Dulcie Gray, a Pan stalwart, bags a brace of stories, next. “The Fur Brooch” sees a girl in the first glorious bloom of womanhood agreeing to meet up with a young man whose marriage suit she has turned down.  The young man gives her a brooch in the shape of some odd, furry, toothed creature. It turns out that the brooch has other skills aside from looking cute on evening attire; chief among them, getting a lot bigger and chasing people down pitch-dark roads.

The girl in the story is doomed - it’s never in doubt. This idea of a young and beautiful woman being punished in fiction for choosing who she wants to be with is nothing new. From Penelope onwards, women are constantly depicted as something to covet, to seize and to possess. It’s the centrepoint of so much romantic literature; Shakespeare’s line about faint hearts and fair hands resounds through the centuries. When this desire to possess, to win, is thwarted, violent passions can be triggered, even in meek men. In this story, we have a young woman destroyed for being true to herself. It could be The Virgin Spring, except for one troubling aspect: Gray does not intend the girl to engage our sympathies.

You might disregard “The Fur Brooch” as a monster-of-the-week tale, not really worthy of close analysis. But it has applications for our own times. It’s worth pointing out that although most of us have felt the alienation and hurt of rejection in love at some point, hardly any of us carry out horrific acts as a result. But the themes in “The Fur Brooch” endure. We may not commit murder after being rejected, but some people do.

What I’m trying to say is, there’s sometimes a sense of glee about destroying women in some of the tales. It’s part of the experience of horror, and horror story anthologies. But I just don’t like it. As a theme, I find it repellent.

Gray returns with “The Dream House”, a story about a grasping wife and a mild-mannered husband, intermingled with some first-rate DIY and home renovation skills. Again, the story is uxoricidal, and perhaps, just perhaps, you are meant to applaud the villain’s handiwork as a job well done.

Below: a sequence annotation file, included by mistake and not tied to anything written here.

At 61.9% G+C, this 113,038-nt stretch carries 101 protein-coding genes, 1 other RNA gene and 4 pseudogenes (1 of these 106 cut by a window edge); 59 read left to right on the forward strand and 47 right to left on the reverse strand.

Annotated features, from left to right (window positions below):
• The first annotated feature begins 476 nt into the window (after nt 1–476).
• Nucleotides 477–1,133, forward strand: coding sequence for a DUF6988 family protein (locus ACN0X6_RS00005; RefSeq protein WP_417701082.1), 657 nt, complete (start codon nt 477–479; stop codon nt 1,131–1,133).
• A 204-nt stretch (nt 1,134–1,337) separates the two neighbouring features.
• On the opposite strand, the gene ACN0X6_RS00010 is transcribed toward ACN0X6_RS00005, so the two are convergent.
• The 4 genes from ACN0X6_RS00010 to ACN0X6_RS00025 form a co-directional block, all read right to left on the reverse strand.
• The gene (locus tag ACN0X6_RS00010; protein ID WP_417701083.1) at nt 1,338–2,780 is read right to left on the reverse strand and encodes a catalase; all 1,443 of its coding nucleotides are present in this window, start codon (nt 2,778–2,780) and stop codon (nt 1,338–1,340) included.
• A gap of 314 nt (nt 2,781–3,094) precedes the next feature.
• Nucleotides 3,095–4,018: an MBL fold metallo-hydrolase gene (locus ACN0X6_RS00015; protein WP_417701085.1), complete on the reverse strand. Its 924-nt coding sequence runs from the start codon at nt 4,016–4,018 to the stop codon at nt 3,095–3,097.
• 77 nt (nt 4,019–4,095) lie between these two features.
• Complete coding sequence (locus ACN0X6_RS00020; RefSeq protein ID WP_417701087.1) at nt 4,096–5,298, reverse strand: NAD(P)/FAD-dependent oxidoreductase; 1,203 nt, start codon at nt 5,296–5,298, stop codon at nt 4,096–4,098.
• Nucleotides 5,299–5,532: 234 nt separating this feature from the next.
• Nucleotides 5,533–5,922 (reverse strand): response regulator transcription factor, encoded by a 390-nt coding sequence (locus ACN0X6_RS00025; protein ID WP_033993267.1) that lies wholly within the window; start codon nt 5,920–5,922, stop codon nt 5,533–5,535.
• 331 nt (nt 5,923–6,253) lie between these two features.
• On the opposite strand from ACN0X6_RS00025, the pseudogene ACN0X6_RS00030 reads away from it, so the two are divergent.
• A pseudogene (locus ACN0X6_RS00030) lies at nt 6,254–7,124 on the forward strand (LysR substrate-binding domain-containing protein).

The meat is much more to my liking in Harry Harrison’s “The Streets of Ashkelton”. A classic of horror as well as sci-fi, this sees a human trader on an alien planet living in harmony with its intelligent, but naïve half-monkey, half-amphibian inhabitants. One day he is joined on Wesker’s World by another human - a man with a dog collar. When the Christian missionary begins to introduce scripture into the lives of the literal-minded Weskers, trouble ensues. Trader Garth sees it coming just a bit too late.

The pay-off to this story is undeniably horrific. When I first read it at the age of 13 in the Dark Voices* compilation, Ashkelton’s rigid anti-theism struck a very deep chord. However, its message blurs when you consider Trader Garth. This man is exploiting Wesker’s World, no matter how much he provides the godless Weskers with logical guidance, empirical evidence and scholarship. Proselytising clerics and religious dogma are easy to criticise, but the narrative is soft on the forces of capitalism, industrialisation and technical intervention. Trader Garth isn’t a nice person. His initial welcome to Father Mark is delivered with the back of his hand. I wonder if Harrison intended us to see the irony inherent in secular Garth’s exploitative role on Wesker’s World, or if it bypassed him completely? After all, this story was written before the Kennedy assassination, a time when people had strong memories of the Second World War and a firm concept of America’s status as the Leader of the Free World.  

Another big name, next: Ripley creator Patricia Highsmith, with “The Snail Watcher”. Entranced by the oddly sensuous mating ritual of the creatures in the title, the story’s main character goes about filling his house with the blighters, until he finds himself in a very slippery situation.

This one was gruesome, but there’s an interesting footnote: Highsmith was keen on snails, herself. You’d have thought the story was written by a molluscophobic, but apparently not.